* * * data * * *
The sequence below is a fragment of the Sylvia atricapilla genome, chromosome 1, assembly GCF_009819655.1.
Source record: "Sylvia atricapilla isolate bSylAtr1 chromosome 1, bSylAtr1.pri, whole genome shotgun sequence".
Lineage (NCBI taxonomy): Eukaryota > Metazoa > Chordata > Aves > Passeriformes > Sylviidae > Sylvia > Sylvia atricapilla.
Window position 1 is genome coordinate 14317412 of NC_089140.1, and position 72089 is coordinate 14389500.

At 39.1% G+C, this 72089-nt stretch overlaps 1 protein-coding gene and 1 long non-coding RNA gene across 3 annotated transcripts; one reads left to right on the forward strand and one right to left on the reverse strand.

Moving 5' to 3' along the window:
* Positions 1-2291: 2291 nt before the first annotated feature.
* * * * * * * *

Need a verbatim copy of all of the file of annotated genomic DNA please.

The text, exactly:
The sequence below is a fragment of the Sylvia atricapilla genome, chromosome 1, assembly GCF_009819655.1.
Source record: "Sylvia atricapilla isolate bSylAtr1 chromosome 1, bSylAtr1.pri, whole genome shotgun sequence".
Lineage (NCBI taxonomy): Eukaryota > Metazoa > Chordata > Aves > Passeriformes > Sylviidae > Sylvia > Sylvia atricapilla.
Window position 1 is genome coordinate 14317412 of NC_089140.1, and position 72089 is coordinate 14389500.

At 39.1% G+C, this 72089-nt stretch overlaps 1 protein-coding gene and 1 long non-coding RNA gene across 3 annotated transcripts; one reads left to right on the forward strand and one right to left on the reverse strand.

Moving 5' to 3' along the window:
* Positions 1-2291: 2291 nt before the first annotated feature.